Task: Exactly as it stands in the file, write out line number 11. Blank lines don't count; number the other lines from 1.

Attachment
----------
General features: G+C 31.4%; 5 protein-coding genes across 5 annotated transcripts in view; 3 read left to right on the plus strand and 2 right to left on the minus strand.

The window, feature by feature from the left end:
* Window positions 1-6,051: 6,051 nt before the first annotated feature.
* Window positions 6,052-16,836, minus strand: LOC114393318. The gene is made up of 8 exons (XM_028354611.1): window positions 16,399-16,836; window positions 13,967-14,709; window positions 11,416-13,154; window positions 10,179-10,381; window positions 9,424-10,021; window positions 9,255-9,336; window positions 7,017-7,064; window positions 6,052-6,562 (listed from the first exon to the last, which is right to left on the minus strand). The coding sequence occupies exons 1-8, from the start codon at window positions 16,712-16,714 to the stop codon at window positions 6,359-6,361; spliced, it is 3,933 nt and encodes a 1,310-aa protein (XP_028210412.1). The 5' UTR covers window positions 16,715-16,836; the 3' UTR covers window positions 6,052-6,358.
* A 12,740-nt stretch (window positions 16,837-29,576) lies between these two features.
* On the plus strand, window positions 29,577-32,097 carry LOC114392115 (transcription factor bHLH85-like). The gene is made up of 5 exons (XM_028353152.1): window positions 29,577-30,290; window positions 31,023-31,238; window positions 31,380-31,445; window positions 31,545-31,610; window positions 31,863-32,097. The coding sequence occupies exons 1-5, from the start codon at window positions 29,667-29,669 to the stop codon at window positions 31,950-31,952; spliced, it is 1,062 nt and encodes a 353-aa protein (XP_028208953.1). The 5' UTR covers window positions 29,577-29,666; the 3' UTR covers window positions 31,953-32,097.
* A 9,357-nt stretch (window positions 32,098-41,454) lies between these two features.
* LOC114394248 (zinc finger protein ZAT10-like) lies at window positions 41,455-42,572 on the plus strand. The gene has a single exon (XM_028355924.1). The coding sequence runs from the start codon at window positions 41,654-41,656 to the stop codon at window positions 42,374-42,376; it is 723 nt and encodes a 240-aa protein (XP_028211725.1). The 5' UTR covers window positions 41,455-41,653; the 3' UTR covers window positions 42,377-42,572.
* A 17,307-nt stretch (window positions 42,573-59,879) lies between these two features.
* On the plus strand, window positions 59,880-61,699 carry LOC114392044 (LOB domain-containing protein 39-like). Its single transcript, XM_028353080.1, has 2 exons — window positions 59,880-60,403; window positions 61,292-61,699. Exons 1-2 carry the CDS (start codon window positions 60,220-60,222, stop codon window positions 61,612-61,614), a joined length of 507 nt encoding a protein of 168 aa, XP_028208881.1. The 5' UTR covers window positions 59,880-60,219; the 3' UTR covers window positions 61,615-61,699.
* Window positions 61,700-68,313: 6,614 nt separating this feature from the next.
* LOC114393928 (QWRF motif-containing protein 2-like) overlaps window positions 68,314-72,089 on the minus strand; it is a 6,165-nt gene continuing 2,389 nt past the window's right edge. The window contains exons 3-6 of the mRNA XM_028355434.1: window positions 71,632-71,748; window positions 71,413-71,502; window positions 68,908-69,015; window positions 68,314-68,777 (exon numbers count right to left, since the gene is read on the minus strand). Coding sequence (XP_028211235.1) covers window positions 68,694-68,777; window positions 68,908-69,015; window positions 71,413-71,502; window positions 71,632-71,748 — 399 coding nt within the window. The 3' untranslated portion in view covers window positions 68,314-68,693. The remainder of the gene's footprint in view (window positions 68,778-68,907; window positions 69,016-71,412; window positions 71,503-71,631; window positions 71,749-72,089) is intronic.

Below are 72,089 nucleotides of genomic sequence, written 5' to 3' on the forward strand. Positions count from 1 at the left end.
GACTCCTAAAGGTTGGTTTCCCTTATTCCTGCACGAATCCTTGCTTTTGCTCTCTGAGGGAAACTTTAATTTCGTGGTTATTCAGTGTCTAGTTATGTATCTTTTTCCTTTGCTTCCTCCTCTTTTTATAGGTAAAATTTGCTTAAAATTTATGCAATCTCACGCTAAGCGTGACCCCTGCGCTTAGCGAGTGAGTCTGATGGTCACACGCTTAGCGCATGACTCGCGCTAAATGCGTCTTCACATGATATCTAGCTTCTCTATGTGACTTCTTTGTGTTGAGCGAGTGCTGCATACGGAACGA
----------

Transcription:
* Window positions 61,700-68,313: 6,614 nt separating this feature from the next.